The ACLU's almost Bolshevik understanding of the separation of church and state was by no means shared by America's framers. In fact, they readily admitted that their new nation was utterly dependent upon a Christian social order--and its incumbent Christian influences. America was founded as a Christian nation.
Joseph Story, the foremost historian of the founding era, underscored this truth in his book, Commentaries on the Constitution, published in 1833:
The First Amendment was not intended to withdraw the Christian religion as a whole from the protection of Congress. At the time, the general if not universal sentiment in America was, that Christianity ought to receive encouragement from the state so far as was compatible with the private rights of conscience and the freedom of worship. Any attempt to level all religions, and to make it a matter of state policy to hold all in utter indifference would have created universal indignation. 
More than a century later liberal Supreme Court Justice William 0. Douglas reaffirmed that historical verity:
We are a religious people whose institutions presuppose a Supreme Being. We guarantee the freedom to worship as one chooses. We make room for as wide a variety of beliefs and creeds as the spiritual needs of man deem necessary. We sponsor an attitude on the part of government that shows no partiality to any one group and that lets each flourish according to the zeal of its adherents and the appeal of its dogma. When the state encourages religious instruction or cooperates with religious authorities by adjusting the schedule of public events to sectarian needs, it follows the best of our traditions. For it then respects the religious nature of our people and accommodates the public service to their spiritual needs. To hold that it may not, would be to find in the Constitution a requirement that the government show a callous indifference to religious groups. That would be preferring those who believe in no religion over those who do believe. We find no such Constitutional requirement which makes it necessary for government to be hostile to religion and to throw its weight against efforts to widen the effective scope of religious influence.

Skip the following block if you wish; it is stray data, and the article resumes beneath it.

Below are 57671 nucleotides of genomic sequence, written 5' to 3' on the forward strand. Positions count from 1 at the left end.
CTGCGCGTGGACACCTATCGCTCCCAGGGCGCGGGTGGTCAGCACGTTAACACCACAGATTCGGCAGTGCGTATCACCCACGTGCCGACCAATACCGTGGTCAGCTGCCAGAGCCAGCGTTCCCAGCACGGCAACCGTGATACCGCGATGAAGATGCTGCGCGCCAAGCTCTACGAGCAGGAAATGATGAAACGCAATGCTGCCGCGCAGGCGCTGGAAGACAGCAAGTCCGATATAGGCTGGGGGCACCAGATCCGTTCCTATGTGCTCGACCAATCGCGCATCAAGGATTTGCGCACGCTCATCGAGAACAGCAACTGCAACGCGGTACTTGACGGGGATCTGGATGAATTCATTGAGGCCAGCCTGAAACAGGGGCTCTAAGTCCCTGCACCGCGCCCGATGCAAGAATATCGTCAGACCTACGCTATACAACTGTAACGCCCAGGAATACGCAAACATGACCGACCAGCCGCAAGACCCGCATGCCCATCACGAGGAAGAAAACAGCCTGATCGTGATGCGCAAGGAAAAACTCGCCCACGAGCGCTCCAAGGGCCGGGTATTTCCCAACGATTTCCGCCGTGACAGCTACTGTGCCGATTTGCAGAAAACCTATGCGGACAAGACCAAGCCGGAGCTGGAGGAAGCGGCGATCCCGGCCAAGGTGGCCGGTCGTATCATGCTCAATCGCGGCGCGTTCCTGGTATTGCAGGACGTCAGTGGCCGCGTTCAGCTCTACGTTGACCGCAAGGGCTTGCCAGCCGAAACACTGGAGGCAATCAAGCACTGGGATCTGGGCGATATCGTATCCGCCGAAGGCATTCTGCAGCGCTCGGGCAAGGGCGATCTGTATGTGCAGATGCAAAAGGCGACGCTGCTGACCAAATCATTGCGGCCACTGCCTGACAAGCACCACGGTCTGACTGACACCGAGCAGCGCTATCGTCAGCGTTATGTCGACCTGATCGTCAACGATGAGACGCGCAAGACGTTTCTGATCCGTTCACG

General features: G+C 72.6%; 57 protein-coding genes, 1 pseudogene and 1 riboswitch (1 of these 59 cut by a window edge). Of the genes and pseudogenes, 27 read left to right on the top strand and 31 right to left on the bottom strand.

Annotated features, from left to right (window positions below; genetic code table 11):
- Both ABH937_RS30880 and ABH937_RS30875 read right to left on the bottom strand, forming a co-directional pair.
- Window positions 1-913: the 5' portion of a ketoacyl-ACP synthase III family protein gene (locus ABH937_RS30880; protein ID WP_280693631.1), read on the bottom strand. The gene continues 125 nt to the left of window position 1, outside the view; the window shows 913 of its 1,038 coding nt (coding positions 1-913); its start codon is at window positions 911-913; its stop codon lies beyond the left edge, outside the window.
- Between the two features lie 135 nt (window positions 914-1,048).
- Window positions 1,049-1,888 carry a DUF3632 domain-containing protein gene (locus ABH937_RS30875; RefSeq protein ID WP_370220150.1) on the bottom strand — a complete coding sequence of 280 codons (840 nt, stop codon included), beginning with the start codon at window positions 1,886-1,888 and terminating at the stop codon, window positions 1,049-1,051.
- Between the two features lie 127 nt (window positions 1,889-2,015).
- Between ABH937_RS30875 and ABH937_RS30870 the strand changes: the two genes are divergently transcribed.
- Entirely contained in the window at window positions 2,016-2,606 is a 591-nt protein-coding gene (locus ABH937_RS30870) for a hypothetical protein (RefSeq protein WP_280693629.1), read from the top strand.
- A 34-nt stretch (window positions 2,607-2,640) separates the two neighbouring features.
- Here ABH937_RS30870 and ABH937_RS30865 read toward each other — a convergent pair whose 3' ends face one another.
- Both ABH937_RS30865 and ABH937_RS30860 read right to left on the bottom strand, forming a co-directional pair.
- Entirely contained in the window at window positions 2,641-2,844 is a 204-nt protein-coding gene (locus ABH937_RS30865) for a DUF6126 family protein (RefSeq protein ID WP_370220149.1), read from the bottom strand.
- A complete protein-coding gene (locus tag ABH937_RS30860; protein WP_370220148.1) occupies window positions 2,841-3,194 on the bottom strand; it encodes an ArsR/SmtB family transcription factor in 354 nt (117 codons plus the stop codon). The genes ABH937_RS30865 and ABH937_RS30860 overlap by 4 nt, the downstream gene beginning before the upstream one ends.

Justice Douglas went on to assert without hesitation that, "The First Amendment does not say that in every and all respects there shall be a separation of church and state." 
It is true that the Founding Fathers designed the Constitution to clearly differentiate between church and state. There was to be no intermingling. They were to be separate institutions--with separate jurisdictions, separate authorities, and separate functions. They knew that a Christian social order depends on this kind of distinction. When any one institution begins to encroach upon another, chaos and tyranny inevitably result. The Biblical notion of checks and balances begins to break down. They knew that from personal experience.